“No Time Like the Past” by Matthew Sharpe
Are you a parent going through the Terrible Twos? Did you live through them and survive? Terrible Twosdays is a place to commiserate over the unending shenanigans of your Darling Children (as the online parenting communities say). Nonfiction stories will be considered, so long as names have been changed to protect the guilty. Inspired by our best-selling gift book for parents, Go the Fuck to Sleep, Terrible Twosdays joins the roster of our other online short fiction series. Unlike Mondays Are Murder and Thursdaze, we’re looking for stories with a light and mischievous feel, all about the day-to-day challenges of parenting. As with our other flash fiction series, stories must not exceed 750 words.
This week, Matthew Sharpe tells a story of a son who goes back to the day of his birth to share some ice cream with his father.
There’s no time like the past, Steven thought as he entered his time machine. He found himself in the maternity ward of a small rural hospital at 8 am on April 16, 1971—the day he was to be born. His father, Larry, now twenty years younger than Steven, was sitting on a vinyl-covered chair in the corner with his head in his hands. The soft spring morning light touched Larry and Steven and the linoleum floor between them. Larry lifted his head and saw the older man he did not know standing across the room. Larry’s eyes were puffy and he looked miserable. “What do you want?” he said.
Steven said, “I want to have a better life than the one I’ve had.”
“Well, stand in line.”
“You’re about to have a child, aren’t you happy?”
“Happy? My wife’s been in excruciating pain for three days, I lost my job two weeks ago for showing up drunk, and now I’m sober, but the only thing worse than being drunk all the time is not being drunk all the time. Who the hell are you, anyway?”
“I’m . . . Roger Lasko.”
“If you want happy, Roger, go to an ice cream parlor. Is your wife having a kid?”
“Then you have no business here. Scram.”
A nurse came out and said something quietly to Larry that Steven couldn’t hear.
“Hours?” Larry said. “Well, can I go in and see her?”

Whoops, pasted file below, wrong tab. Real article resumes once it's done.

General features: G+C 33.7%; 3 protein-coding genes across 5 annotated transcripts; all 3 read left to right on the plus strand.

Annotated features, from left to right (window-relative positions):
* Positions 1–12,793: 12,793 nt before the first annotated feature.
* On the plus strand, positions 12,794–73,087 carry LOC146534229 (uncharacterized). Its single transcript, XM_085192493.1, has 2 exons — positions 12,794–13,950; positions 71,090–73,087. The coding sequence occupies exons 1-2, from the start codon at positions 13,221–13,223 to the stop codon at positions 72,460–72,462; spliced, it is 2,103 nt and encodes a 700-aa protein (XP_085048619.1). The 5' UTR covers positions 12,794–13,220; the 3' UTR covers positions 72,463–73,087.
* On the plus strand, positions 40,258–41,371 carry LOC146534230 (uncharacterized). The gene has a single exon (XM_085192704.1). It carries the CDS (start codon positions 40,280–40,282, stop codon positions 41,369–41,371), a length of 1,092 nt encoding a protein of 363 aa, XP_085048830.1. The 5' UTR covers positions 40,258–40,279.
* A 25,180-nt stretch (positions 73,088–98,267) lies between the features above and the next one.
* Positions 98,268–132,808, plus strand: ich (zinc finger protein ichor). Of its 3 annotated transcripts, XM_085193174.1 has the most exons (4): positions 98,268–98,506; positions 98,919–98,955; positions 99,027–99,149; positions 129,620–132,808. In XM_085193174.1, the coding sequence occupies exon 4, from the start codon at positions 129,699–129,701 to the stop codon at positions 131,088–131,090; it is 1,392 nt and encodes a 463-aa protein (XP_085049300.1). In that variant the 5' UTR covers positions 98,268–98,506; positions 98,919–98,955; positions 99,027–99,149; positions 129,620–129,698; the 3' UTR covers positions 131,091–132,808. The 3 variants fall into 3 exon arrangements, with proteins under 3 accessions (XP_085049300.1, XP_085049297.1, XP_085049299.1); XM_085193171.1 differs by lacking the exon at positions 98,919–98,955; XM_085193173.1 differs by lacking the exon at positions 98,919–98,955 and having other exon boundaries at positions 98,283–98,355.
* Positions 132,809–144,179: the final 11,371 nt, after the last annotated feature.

The nurse said something else and walked away.
“Great, my wife is in labor and doesn’t want to see me. She probably thinks I’m drunk.”
“How about you and I go to an ice cream parlor?” Steven said.
Larry looked at him for a long moment and stood up. They walked down the street. This was a small town, and a few people they passed on the sidewalk warily greeted Larry while others averted their eyes. In the ice cream parlor, they got their cones and started eating them.
Steven said, “My treat,” but then he reached into the pockets of his pants from the year 2013 and found nothing. He looked apologetically at his father.
“Oh great,” Larry said. “Well, I don’t have money either.”
The small, balding man who had served them from behind the counter looked on in dismay. He was George Arcla, the owner, whose wife would give birth two months later to a boy who was Steven’s best friend until the age of sixteen, when the two of them had a fight over a girl, which led to Steven blinding George’s son in one eye.
“Ah, heck, Larry, again?” George said. “Just take your ice cream and your friend and go eat outside on the bench, and please don’t come back if you can’t pay.”
Larry threw his ice cream cone angrily in the trash can, turned around, and walked out. Steven followed. The two men stood silently in front of the ice cream parlor.
“You seemed so dejected and I wanted to do something nice for you,” Steven said. “Sorry I screwed it up.”
“It’s not your fault, pops. It goes way deeper than you.”
Steven gave his dad his ice cream cone. The day grew dark and he felt himself disappearing back into his time machine, over which he had less control than he’d have liked.
MATTHEW SHARPE is the author of the novels You Were Wrong, Jamestown, The Sleeping Father, and Nothing Is Terrible. He is publishing more stories of about the same length at Very short stories r us.
Do you have a story you’d like us to consider for online publication in the Terrible Twosdaysflash fiction series? Here are the submission terms and guidelines:
—We are not offering payment, and are asking for first digital rights. The rights to the story revert to the author immediately upon publication.
—Your story should focus on the challenges of parenting. Ideally, stories should be about children aged 0 to 5, but any age (up to early teens) is acceptable. Stories may be fiction or nonfiction.
—Include the child’s age at the time of the story next to your byline.
—Your story should not exceed 750 words.
—E-mail your submission [email protected] paste the story into the body of the email, and also attach it as a PDF file.
Posted: Dec 3, 2013
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